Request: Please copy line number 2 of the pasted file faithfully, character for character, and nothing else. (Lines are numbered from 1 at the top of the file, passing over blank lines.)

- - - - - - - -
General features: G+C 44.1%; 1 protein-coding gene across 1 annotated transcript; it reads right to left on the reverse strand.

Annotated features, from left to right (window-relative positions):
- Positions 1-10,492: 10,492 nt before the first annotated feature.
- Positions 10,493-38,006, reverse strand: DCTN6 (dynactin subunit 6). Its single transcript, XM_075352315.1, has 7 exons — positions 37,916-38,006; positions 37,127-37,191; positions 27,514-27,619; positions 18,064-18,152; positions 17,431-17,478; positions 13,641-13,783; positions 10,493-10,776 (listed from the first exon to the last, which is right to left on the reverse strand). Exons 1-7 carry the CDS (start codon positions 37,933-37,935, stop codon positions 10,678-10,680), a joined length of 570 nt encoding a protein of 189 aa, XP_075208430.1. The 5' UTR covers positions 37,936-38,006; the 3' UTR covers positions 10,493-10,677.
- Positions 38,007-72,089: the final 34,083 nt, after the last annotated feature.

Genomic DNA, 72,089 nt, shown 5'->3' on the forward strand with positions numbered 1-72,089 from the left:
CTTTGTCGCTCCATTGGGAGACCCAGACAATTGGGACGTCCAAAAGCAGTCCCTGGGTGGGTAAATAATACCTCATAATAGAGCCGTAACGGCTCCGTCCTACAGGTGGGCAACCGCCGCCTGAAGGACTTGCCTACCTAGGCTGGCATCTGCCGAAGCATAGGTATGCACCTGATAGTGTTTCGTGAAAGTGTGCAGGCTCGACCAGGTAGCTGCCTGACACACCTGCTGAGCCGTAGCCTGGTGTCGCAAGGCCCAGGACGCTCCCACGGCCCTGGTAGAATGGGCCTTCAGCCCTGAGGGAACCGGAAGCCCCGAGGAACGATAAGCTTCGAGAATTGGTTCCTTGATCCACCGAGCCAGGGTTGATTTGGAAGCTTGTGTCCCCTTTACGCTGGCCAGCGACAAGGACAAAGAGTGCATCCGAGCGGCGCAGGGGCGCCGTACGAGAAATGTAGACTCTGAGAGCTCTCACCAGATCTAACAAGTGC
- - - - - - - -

Annotated features, from left to right (window-relative positions):